When Dr. Lawrence Newman learned that the FDA and the Nevada State Medical Board sanctioned Dr. Michael Kaplan in early March for reusing single-use medical devices during prostate biopsy procedures, he reported himself to the board and began notifying his patients, according to Doug Cooper, the board's executive director.
"He saw what happened to Kaplan and realized he was doing the same thing," Cooper said. "He's already contacted the patients involved and verified he is going to pay for any testing. But his case obviously remains under investigation."
Newman, whose office in Las Vegas is listed at 5380 South Rainbow Blvd., incorrectly believed he could sterilize single-use plastic endocavity needle guides, Cooper said, adding that the physician did 150 prostate biopsies over a three-year period during which single-use needle guides were reused.
On the Internet, Newman, a urologist, also lists a California office.
A source close to the state's infection control efforts said Newman, like Kaplan, told authorities that a vendor had said the plastic needle guides could be used more than once.
A vendor told Kaplan, whose medical license has been suspended, that the plastic needle guides could be used three to five times, according to an ad written for the Review-Journal by Kaplan attorney Dominic Gentile.
Authorities said Kaplan, against whom the board filed a more detailed formal complaint Wednesday, stopped using single-use endocavity needle guides only when they became "too bloody."
The single-use needle guides, plastic sheaths through which needles are directed to obtain biopsy material, regularly come in contact with blood and body fluids, which could be passed to another patient if reused.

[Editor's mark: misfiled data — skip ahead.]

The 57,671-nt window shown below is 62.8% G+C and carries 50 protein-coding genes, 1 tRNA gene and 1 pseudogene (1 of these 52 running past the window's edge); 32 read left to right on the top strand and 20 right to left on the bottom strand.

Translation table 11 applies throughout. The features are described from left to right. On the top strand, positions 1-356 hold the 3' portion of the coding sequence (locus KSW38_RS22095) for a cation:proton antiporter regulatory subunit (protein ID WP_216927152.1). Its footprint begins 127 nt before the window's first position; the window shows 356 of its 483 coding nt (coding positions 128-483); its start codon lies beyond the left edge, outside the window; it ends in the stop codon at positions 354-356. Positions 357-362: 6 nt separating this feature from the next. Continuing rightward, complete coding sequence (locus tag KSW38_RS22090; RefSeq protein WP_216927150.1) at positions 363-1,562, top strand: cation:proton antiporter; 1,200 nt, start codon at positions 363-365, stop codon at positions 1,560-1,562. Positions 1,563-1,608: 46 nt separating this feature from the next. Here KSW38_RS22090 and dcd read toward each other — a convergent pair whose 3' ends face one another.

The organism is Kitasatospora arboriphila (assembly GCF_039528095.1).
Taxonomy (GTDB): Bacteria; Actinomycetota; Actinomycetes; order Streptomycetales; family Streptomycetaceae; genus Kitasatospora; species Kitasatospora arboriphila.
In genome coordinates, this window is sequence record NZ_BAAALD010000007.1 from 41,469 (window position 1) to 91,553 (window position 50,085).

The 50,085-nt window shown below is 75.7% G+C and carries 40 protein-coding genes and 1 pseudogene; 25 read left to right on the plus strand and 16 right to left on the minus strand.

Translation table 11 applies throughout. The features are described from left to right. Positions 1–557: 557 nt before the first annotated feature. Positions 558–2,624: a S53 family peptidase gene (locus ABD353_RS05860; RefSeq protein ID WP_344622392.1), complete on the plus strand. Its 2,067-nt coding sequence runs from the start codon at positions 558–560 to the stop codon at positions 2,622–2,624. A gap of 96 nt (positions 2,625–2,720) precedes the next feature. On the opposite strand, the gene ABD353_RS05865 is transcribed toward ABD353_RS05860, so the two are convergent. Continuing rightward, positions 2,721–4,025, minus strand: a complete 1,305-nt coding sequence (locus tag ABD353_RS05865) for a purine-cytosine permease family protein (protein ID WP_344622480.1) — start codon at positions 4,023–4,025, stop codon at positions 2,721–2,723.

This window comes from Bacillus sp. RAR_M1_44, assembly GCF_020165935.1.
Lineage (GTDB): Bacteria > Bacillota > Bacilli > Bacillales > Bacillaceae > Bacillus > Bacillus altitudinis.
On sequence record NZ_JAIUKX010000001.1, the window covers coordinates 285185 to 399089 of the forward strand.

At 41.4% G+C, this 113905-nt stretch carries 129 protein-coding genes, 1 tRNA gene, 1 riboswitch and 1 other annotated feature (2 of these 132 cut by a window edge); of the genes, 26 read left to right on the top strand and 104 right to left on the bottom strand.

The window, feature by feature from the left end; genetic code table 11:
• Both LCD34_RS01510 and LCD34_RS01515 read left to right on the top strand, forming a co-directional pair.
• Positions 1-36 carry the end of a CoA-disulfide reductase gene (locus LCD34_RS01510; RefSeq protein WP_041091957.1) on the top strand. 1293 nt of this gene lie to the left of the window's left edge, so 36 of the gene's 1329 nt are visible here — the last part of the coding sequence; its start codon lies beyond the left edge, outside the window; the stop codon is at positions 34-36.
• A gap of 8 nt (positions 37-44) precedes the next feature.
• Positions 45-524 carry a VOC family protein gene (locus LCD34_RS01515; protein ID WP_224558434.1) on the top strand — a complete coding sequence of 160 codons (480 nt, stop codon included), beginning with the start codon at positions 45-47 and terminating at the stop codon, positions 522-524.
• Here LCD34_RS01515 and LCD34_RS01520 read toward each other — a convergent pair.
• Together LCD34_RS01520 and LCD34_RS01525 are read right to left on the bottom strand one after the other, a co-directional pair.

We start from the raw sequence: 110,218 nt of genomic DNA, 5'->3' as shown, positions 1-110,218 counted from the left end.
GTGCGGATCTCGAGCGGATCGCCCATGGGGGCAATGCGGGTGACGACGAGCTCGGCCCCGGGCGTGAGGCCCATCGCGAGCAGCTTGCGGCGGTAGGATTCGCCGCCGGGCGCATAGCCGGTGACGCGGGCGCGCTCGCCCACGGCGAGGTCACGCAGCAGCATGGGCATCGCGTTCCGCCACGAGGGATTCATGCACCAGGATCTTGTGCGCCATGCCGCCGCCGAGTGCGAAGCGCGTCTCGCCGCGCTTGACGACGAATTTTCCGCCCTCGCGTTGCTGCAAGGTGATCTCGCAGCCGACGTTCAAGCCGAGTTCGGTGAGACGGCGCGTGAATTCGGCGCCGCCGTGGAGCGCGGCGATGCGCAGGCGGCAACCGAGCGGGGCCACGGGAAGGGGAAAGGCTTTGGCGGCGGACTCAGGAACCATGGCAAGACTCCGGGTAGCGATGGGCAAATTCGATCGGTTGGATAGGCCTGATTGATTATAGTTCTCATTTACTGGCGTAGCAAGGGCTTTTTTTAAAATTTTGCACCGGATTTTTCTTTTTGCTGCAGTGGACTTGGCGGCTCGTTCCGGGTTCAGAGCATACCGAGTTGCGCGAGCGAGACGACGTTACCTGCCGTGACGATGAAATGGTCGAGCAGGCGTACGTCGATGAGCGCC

Gentile said Wednesday that a Providian Medical Equipment vendor -- who was distributing needle guides made by CIVCO Medical Solutions -- admitted to one of his law firm investigators that he told Kaplan that the plastic needle guides could be used more than once.
"He (the Providian vendor) said he had been told that they could be reused by someone at the manufacturer (CIVCO)," Gentile said. "I was surprised that he told the truth, given the potential liability."
Gentile said he expects that many more doctors than Kaplan and Newman have reused the single-use needle guides in Southern Nevada: "I have had five or six doctors call me and confirm that's what they were told, too. "
Gentile now believes, however, that the problem is a national one, not just one affecting Nevada. He said Providian distributes CIVCO equipment throughout the nation.
"My best guess is we're talking about thousands, maybe tens of thousands of people, who have had biopsies done with reused single-use devices," the attorney said. "This isn't an attempt to justify what was done. This shouldn't have happened. It's an explanation."
Attempts to reach representatives at both Ohio-based Providian and Iowa-based CIVCO were unsuccessful.
Newman also was unavailable for comment Wednesday.
The Southern Nevada Health District notified 101 patients of Kaplan, who began reusing single-use devices in December and stopped in early March, that they had to get tested for HIV and hepatitis.